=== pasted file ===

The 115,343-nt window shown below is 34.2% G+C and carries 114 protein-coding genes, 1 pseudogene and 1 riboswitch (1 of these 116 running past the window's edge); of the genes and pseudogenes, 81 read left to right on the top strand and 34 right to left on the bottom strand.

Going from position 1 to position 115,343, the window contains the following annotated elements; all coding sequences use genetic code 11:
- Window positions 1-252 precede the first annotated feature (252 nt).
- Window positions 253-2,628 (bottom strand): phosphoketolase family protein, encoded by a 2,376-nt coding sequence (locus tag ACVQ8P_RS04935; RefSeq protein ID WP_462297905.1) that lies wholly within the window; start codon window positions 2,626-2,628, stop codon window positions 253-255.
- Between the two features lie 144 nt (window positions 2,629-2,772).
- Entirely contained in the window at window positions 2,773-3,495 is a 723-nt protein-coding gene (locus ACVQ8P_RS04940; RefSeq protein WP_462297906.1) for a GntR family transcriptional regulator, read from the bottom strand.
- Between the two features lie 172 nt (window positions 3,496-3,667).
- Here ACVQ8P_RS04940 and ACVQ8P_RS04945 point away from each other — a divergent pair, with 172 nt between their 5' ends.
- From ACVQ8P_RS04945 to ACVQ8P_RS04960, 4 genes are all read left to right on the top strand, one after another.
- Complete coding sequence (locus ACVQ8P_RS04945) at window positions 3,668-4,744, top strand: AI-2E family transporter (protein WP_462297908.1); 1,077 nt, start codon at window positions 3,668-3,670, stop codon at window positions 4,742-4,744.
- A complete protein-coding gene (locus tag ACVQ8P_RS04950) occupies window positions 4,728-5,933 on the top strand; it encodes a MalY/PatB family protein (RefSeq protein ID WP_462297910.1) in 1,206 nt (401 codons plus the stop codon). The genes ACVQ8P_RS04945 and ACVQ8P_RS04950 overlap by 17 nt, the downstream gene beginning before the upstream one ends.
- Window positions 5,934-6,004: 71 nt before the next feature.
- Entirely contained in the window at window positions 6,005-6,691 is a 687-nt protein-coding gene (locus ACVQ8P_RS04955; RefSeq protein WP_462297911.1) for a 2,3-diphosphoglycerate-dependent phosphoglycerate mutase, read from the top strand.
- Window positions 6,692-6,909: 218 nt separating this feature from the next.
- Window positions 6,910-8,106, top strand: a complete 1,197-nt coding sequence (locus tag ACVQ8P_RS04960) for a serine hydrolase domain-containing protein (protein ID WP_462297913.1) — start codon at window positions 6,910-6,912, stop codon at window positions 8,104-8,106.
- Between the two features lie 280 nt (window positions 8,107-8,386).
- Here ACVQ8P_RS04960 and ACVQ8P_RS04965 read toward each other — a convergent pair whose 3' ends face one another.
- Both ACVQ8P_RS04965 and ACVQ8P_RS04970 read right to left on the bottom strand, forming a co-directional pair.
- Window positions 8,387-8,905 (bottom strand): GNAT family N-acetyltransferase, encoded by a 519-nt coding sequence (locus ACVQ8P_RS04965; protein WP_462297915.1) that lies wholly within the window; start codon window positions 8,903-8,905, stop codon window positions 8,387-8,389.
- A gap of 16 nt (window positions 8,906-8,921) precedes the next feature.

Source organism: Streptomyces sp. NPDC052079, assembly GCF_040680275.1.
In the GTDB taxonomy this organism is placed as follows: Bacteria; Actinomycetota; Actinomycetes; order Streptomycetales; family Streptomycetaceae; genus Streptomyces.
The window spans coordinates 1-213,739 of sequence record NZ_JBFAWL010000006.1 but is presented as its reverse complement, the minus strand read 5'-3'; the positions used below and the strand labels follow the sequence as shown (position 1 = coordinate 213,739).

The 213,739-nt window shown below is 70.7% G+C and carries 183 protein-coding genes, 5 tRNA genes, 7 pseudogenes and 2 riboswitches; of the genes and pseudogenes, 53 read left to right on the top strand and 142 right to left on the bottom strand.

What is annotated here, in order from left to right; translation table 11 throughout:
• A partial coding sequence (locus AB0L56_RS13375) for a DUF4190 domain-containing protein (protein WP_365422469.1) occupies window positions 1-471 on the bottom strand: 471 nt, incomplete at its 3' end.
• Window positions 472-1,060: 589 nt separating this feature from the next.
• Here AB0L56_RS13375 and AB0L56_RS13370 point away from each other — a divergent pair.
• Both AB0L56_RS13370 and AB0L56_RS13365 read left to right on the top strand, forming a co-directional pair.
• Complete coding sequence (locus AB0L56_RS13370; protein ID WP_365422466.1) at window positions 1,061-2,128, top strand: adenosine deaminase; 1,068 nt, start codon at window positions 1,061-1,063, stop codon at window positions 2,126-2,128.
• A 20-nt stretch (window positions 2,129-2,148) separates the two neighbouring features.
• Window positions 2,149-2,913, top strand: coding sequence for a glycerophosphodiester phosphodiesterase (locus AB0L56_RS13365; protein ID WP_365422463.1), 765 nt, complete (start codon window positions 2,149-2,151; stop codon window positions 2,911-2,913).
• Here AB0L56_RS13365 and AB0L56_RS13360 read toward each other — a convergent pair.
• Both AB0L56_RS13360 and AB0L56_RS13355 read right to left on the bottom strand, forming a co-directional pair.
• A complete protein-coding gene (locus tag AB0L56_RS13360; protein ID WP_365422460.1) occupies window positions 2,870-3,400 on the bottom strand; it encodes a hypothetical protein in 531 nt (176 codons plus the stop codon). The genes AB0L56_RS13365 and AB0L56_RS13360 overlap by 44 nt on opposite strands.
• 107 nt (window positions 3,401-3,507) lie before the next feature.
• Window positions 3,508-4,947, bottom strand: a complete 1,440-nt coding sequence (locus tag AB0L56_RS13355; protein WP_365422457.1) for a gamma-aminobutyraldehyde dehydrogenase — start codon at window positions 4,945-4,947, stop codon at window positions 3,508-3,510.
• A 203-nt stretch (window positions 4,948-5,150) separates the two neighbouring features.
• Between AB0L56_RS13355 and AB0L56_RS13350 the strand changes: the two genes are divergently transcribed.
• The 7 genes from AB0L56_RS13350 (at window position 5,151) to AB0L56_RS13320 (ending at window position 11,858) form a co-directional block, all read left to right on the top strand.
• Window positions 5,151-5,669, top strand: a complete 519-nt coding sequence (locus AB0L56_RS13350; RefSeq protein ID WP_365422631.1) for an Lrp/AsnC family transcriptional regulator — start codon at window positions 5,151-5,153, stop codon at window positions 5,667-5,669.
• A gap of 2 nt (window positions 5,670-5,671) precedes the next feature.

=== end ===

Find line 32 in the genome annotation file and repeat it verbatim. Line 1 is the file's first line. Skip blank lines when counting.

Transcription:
• Window positions 2,149-2,913, top strand: coding sequence for a glycerophosphodiester phosphodiesterase (locus AB0L56_RS13365; protein ID WP_365422463.1), 765 nt, complete (start codon window positions 2,149-2,151; stop codon window positions 2,911-2,913).